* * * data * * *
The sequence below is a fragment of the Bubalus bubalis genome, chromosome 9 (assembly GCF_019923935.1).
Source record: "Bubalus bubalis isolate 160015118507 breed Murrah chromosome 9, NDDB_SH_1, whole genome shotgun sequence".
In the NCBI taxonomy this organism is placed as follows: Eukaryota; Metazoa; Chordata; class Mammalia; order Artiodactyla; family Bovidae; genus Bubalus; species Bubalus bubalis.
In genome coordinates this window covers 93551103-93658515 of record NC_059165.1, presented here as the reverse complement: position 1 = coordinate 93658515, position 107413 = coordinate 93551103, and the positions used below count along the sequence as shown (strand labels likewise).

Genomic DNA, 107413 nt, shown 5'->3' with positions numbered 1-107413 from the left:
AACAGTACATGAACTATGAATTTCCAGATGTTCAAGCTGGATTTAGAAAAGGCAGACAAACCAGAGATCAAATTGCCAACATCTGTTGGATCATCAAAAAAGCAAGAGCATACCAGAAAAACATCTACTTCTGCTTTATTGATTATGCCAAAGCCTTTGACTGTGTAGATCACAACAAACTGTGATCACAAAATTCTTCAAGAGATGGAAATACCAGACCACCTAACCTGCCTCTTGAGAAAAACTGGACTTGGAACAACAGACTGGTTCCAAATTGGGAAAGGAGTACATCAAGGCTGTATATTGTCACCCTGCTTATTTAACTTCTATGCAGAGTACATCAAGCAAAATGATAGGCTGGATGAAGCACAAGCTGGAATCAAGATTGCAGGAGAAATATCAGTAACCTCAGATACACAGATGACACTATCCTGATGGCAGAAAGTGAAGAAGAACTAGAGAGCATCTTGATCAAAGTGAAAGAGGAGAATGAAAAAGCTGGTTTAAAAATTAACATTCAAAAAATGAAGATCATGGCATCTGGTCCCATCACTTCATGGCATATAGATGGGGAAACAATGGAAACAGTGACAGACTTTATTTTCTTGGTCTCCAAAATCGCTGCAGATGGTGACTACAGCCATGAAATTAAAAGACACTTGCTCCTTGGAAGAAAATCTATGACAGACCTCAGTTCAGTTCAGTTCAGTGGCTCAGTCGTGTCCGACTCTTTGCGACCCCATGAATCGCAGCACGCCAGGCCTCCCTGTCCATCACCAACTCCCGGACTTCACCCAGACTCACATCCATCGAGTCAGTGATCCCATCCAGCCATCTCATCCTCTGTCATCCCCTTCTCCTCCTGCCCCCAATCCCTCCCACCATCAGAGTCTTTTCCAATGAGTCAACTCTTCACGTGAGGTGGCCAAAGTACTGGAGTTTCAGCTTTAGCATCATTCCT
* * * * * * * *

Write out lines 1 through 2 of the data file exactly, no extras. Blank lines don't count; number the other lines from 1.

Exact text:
The sequence below is a fragment of the Bubalus bubalis genome, chromosome 9 (assembly GCF_019923935.1).
Source record: "Bubalus bubalis isolate 160015118507 breed Murrah chromosome 9, NDDB_SH_1, whole genome shotgun sequence".